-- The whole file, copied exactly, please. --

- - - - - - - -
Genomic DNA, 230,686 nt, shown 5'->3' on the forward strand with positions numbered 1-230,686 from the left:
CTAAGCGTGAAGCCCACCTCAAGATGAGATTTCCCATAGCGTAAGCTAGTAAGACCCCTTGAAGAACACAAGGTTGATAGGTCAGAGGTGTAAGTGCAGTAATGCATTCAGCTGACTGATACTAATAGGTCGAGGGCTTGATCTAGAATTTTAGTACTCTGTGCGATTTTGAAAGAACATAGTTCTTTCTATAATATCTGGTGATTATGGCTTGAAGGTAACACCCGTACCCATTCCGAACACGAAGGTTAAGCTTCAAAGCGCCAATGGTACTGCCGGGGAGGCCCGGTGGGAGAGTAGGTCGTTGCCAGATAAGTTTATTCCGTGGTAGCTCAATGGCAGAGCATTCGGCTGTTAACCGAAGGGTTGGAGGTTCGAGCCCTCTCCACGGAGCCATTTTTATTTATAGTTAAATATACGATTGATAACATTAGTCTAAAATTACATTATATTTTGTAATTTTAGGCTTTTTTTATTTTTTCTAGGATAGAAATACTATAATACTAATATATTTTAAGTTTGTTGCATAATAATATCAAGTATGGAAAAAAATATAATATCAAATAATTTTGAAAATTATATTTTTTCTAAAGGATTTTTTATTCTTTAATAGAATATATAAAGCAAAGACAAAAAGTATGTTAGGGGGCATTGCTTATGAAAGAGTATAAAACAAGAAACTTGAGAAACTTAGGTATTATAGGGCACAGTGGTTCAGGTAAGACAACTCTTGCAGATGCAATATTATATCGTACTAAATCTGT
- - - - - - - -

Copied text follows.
Genomic DNA, 230,686 nt, shown 5'->3' on the forward strand with positions numbered 1-230,686 from the left:
CTAAGCGTGAAGCCCACCTCAAGATGAGATTTCCCATAGCGTAAGCTAGTAAGACCCCTTGAAGAACACAAGGTTGATAGGTCAGAGGTGTAAGTGCAGTAATGCATTCAGCTGACTGATACTAATAGGTCGAGGGCTTGATCTAGAATTTTAGTACTCTGTGCGATTTTGAAAGAACATAGTTCTTTCTATAATATCTGGTGATTATGGCTTGAAGGTAACACCCGTACCCATTCCGAACACGAAGGTTAAGCTTCAAAGCGCCAATGGTACTGCCGGGGAGGCCCGGTGGGAGAGTAGGTCGTTGCCAGATAAGTTTATTCCGTGGTAGCTCAATGGCAGAGCATTCGGCTGTTAACCGAAGGGTTGGAGGTTCGAGCCCTCTCCACGGAGCCATTTTTATTTATAGTTAAATATACGATTGATAACATTAGTCTAAAATTACATTATATTTTGTAATTTTAGGCTTTTTTTATTTTTTCTAGGATAGAAATACTATAATACTAATATATTTTAAGTTTGTTGCATAATAATATCAAGTATGGAAAAAAATATAATATCAAATAATTTTGAAAATTATATTTTTTCTAAAGGATTTTTTATTCTTTAATAGAATATATAAAGCAAAGACAAAAAGTATGTTAGGGGGCATTGCTTATGAAAGAGTATAAAACAAGAAACTTGAGAAACTTAGGTATTATAGGGCACAGTGGTTCAGGTAAGACAACTCTTGCAGATGCAATATTATATCGTACTAAATCTGT